Walter (Denzel Washington) is a man working for the transit authority who has been busted down to controller when a train is taken over by Ryder (John Travolta) and his crew. What do they want? Will the innocent live or die?
This is your pretty standard eighties action film with a train, only somehow it was twenty years too late (perhaps I should be watching the original from 1974?). It’s ace and there’s all kinds of running and shooting and fun times. Oh, but John Travolta? I don’t know, I’m usually a fan, and I like it when he’s a bad guy, but he just didn’t do it for me in this one.
Watching this film several years ago, I recall thinking it was like watching a really awful car accident. Barry Egan is a very insecure, introverted man who has been tormented by his seven sisters his entire life and is prone to outbreaks of violence against inanimate objects. At the same time as he meets love interest Lena Leonard (Emily Watson), he ends up in a battle with the man running a phone sex line which Barry used once and who is running a scam to extort money.
It’s a tough film for a lot of reasons. It is intensely emotional, with such massive extremes, and Barry Egan is clearly such a broken man who needs a lot of help to get anywhere near being “normal”. Yet, every person in his life (or at least, his family, including his brothers-in-law) seem to be unable to help in any real way. When Lena comes along, there is a sense of hope, but on the other hand, it is totally implausible that a relationship could develop between these two. Perhaps if she’d been seen to be more messed up, or something. If there was some hope that Barry could actually pull it together… I don’t know. Thinking about this reminds me of Silver Linings Playbook that I watched last year. I didn’t like it all that much, and again I think it was the implausibility of the relationship. At lease Silver Linings showed more of the female character and her flaws, but I still found that relationship hard to believe.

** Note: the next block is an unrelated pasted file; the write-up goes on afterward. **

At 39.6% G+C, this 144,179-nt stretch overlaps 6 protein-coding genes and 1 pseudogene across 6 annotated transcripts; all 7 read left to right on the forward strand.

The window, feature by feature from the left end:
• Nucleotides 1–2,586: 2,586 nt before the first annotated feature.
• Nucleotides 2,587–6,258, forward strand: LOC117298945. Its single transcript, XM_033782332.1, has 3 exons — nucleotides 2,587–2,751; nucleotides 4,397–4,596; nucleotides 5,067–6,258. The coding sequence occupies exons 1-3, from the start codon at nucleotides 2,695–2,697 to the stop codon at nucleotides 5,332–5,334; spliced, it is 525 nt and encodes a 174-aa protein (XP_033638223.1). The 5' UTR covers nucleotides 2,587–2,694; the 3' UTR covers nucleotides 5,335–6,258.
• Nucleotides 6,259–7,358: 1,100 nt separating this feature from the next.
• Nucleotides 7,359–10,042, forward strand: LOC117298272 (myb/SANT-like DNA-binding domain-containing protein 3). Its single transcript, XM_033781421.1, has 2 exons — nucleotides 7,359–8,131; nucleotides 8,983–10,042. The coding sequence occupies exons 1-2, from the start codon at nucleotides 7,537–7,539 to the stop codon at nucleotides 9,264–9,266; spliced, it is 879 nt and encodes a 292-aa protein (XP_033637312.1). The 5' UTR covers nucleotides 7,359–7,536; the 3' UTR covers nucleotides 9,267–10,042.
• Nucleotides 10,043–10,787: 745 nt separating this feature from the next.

Definitely a sadtacular film. But it has reminded me of the admiration I have for the marvelous Emily Watson.
It had been so long since I’d seen the film. All I could remember was that it was fabulous. It did not disappoint – such magnificent performances, excellent scripting, wonderful costume and set designs. It is amazing.
Boogie Nights is the story of the rise of Dirk Diggler (Mark Wahlberg) a young and extremely well-endowed man who forged a career in the adult film industry. Led by one of the top producers in the field, Jack Horner (Burt Reynolds in one of the film world’s greatest comeback roles) and taken under the wing of actress Amber Waves (Julianne Moore), Diggler achieves stardom in the porn world. But, for all of the players, the partying, drugs and money have a finite life. Especially when the industry is turned on its head with the introduction of video.
I’m such a whinger about long films – I truly believe that most film stories can be told in ninety to a hundred minutes, and that going above this is rarely worth it. Boogie nights is two-and-a-half hours long, and not a moment is wasted. If every long movie was as good as this, I’d stop complaining. I promise.